President Rafael Correa strongly opposed what he called opposition to genetic engineering.
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MADE BY USDA STAFF AND NOT NECESSARILY STATEMENTS OF OFFICIAL U.S.
GAIN Report Number: EC12012
Ecuadorian President Correa Outspoken on the Benefits and Potential
of Genetically Modified (GM) Crops
Biotechnology - GE Plants and Animals
Henry Vega and Ann Murphy
President Rafael Correa strongly opposed what he called opposition to genetic
engineering by “fundamentalists who are afraid of the truth.” He insists that it was a “big
mistake” to include the GM issue in the Constitution. He has also pointed out that the
Constitutional mandate is contradictory as it prohibits the development and cultivation of
GM crops while at the same time Ecuador imports GM foods including grains and soybean
On September 1, 2012 , during his weekly Saturday Address, President Rafael Correa
strongly opposed what he called opposition to genetic engineering by “fundamentalists who
are afraid of the truth.” Upon defining what a transgenic organism is President Correa blamed
then Constituent Assembly President Alberto Acosta for influencing lawmakers to include in the
Constitution a declaration that Ecuador is a country free of transgenic. President Correa stated
that he currently regrets what happened describing it as putting a lock on the Constitution.
He reflected that at least the Constitution permits the introduction of genetically modified
seeds in cases of national interest. In such instances the Office of the President, with approval
by the National Assembly, can authorize GM seeds.
According to President Correa, the use and adoption of genetically engineered crops has to be
regulated, and when there is proof that such food products do not affect human health they
can be used. President Correa has repeatedly mentioned that transgenic crops can help
Ecuadorian farmers get out of poverty and that in areas such as the highlands, particularly
frost-prone, peasants could benefit from GM crop traits resistant to frost. President Correa
suggested that frost-resistant varieties developed with genetic engineering would be a
powerful tool to lift subsistence farmers from poverty and help their work under extreme
President Correa has favored the use of the precautionary principle while at the same time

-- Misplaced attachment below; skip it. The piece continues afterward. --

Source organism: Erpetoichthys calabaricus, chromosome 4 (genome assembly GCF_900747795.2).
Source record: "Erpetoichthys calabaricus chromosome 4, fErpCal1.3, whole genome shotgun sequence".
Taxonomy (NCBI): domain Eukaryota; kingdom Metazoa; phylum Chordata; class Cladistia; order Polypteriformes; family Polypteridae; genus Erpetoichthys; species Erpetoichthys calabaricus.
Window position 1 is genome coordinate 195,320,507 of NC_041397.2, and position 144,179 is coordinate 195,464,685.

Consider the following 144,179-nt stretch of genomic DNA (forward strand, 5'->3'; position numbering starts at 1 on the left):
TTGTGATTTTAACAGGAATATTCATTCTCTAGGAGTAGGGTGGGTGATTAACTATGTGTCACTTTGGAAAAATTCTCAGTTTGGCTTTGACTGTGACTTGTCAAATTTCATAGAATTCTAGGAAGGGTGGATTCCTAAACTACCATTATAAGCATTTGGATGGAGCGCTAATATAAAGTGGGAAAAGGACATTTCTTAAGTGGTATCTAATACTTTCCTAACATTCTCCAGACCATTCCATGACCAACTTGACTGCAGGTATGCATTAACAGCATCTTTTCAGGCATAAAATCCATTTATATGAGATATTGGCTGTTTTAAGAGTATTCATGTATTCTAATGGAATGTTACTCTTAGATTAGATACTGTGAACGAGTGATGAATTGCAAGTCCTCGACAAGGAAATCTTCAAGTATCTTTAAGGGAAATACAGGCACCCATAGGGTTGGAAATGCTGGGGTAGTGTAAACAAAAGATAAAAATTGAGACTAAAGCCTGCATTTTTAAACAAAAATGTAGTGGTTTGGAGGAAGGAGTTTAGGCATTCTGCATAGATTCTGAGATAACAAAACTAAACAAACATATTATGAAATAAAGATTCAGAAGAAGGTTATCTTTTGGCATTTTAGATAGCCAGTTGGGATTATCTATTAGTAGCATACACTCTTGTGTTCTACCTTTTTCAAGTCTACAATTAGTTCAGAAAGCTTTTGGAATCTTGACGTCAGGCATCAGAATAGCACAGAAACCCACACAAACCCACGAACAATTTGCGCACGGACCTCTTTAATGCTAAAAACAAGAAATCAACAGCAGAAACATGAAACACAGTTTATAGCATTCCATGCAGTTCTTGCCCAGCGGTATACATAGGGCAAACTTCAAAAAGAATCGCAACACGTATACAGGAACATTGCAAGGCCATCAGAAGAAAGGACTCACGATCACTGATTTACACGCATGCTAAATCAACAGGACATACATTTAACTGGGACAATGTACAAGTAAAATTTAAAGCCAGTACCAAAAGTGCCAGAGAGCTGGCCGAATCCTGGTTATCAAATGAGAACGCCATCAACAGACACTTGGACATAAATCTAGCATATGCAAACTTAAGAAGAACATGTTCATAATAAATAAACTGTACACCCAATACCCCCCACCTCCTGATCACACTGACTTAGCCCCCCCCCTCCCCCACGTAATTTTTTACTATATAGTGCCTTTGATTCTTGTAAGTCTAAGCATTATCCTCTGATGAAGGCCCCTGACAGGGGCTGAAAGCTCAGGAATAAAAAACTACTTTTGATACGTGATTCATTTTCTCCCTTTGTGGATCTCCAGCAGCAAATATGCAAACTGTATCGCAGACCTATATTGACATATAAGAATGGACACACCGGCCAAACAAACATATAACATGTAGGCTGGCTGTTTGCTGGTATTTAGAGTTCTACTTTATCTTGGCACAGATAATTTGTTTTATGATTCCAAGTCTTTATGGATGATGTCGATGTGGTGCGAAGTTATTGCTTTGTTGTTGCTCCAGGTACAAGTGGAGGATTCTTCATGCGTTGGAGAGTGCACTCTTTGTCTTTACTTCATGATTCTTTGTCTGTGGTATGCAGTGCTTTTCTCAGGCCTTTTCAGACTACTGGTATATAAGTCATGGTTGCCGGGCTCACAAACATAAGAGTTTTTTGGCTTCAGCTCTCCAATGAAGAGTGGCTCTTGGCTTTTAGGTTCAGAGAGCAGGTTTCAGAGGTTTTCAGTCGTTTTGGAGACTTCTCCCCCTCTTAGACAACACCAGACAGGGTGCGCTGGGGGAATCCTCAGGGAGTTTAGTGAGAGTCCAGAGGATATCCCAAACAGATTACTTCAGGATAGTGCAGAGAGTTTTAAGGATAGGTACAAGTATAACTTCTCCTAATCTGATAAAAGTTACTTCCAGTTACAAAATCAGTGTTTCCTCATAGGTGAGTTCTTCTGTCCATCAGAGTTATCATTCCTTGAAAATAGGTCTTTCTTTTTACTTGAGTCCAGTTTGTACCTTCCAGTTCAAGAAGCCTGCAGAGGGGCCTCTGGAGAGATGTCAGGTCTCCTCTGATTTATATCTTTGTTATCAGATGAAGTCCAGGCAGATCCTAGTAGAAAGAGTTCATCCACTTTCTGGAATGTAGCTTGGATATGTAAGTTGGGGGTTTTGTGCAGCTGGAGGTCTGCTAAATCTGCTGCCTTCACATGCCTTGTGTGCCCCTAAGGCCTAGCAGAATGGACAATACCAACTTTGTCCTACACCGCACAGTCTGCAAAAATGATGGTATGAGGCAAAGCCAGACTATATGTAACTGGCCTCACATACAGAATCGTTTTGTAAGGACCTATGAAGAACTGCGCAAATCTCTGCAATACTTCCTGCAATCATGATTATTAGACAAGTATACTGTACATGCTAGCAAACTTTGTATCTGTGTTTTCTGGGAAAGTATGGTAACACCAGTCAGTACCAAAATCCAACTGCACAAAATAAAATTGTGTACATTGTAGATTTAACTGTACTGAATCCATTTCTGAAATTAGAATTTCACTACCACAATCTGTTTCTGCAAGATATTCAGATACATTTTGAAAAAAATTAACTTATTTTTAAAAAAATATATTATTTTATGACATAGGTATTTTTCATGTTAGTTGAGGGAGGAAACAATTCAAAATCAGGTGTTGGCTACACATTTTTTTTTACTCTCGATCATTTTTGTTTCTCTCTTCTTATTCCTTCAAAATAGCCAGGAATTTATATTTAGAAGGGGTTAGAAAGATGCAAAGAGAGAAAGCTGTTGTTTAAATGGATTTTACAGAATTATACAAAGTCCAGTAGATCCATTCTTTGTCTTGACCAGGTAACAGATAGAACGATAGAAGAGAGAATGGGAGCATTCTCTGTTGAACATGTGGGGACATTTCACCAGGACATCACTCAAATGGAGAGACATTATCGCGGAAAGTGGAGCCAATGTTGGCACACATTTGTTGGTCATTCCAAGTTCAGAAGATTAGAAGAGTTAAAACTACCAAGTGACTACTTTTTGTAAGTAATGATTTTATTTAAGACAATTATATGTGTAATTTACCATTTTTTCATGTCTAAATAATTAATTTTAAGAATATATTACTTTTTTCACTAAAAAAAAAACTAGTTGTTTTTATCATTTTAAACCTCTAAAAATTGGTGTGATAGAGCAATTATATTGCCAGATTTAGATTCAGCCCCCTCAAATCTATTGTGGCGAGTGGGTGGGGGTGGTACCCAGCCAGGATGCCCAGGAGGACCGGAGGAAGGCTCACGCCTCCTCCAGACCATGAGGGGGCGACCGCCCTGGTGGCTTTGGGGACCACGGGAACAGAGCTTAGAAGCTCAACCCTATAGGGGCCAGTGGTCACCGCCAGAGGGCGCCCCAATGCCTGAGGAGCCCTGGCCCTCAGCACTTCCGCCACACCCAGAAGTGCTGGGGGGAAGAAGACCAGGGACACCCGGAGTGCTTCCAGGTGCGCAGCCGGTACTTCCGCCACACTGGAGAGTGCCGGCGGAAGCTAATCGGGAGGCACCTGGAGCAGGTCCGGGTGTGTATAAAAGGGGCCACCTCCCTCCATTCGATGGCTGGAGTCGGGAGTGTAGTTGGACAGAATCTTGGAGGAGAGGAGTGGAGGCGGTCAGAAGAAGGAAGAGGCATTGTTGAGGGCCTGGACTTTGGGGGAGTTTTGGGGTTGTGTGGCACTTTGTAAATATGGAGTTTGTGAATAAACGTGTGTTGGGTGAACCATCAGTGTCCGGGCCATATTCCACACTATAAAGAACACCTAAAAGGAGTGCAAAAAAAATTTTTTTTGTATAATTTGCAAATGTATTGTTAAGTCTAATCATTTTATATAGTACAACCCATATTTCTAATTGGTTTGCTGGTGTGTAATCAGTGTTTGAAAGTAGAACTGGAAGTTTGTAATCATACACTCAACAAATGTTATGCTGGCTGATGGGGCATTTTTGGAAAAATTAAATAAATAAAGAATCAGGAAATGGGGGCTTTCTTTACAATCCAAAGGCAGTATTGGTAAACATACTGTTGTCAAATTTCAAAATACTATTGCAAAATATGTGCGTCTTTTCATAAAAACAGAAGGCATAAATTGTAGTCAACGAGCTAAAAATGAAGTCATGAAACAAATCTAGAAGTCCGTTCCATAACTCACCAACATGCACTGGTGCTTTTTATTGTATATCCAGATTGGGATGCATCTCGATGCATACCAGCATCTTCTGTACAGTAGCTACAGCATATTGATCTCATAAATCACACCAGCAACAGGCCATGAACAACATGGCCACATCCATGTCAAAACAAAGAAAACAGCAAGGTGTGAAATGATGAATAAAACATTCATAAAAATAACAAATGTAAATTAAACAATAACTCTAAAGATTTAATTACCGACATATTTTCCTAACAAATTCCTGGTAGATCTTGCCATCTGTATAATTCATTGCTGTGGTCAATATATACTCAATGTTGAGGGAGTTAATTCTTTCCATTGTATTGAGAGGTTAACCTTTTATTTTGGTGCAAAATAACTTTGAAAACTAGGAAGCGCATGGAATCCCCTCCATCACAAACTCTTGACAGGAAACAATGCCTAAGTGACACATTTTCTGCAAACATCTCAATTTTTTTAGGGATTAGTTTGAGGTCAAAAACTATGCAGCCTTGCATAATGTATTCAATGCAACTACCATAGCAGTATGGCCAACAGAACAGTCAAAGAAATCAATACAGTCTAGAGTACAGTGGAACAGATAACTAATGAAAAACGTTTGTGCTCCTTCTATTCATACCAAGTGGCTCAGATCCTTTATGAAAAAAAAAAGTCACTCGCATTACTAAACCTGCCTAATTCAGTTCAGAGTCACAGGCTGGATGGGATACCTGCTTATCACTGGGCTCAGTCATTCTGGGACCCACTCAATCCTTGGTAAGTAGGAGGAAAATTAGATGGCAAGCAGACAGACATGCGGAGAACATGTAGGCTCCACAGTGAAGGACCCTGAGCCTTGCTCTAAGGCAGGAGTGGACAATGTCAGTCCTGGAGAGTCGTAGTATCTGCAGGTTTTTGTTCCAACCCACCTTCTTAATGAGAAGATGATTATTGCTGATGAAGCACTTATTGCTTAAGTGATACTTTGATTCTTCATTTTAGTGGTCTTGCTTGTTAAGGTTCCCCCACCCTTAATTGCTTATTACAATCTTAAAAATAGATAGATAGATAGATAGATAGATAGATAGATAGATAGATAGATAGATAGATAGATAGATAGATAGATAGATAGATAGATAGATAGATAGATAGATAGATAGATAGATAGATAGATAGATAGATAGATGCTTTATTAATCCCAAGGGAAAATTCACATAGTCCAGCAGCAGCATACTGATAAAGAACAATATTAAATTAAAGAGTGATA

insisting that it was a “big mistake” to include the issue of GMOs in the Constitution. He has
also pointed out that the Constitutional mandate is contradictory as it prohibits the
development and cultivation of GM crops while at the same time Ecuador imports GM foods
including grains and soybean meal from Argentina.
President Correa also explained that there are confusing arguments that need to be separated.
One of the issues, he has said, is to discuss if transgenic crops are harmful or not to human
health. A separate issue is that of the influence of multinational companies. He stated that
under the current circumstances, Ecuador is indeed benefiting multinational companies as
Ecuador does not produce locally and instead is importing GM crops adding that “we have
fallen into the inconsistency of banning GM production while we do import it.”
Regarding the applications of genetic engineering in Ecuador, he mentioned that Ecuadorian
public sector’s researchers are using Article 401 of Ecuador’s Constitution as a pretext not to
do research on transgenic crops. He claimed that the Constitution does not prohibit
biotechnology research but that what it does require is to regulate it. He added that being
afraid of information is an outrage and he clarified that biotechnology research is not
President Correa’s remarks concluded with the following requests:
1. That Ecuador’s National Secretariat of Higher Education, Science, Technology and
Innovation SENESCYT clarify that that research on transgenic is not prohibited, that
researchers need to be careful of course as with any research.
2. That SENESCYT leads the academic scientific coordination for public policies on GMOs.
3. To start a national debate to define scientifically if GM foods are dangerous to health or
not, and then find a way to adapt policies to the Constitutional mandate.
On September 26, 2012 President Rafael Correa , during an interview with former CNN
anchor Jorge Gestoso, further elaborated his positions on GM foods. In addition to his
comments during his September 1 address, President Correa implied that GM crops, by
increasing yields for small Andean farmers, would tackle the social problem of migration to
urban centers. He reiterated that “we made a mistake in the Constitution to declare under
section 401 that Ecuador is a country free of transgenic crops and seeds.” Referring to the
recent Séralini et al. study, President Correa indicated that what if a “French institute says
today that GM corn is bad, but later on another institute says that GM soy is good and Ecuador
cannot produce it while Ecuador can import it; then the country is falling into an absurd
When asked directly if he agrees with the production of GM crops, President Correa answered
that he agrees as long as it is certain that they are safe for human health while he would not
agree if the debate is not conclusive. In addition, he reiterated that under either scenario he
does not agree with the Constitutional ban.
 Enlace Ciudadano No. 287, aired on September 1, 2012, available at:
 De Frente con Gestoso, Interview with President Rafael Correa on GamaTv, aired on
September 26, 2012, available at: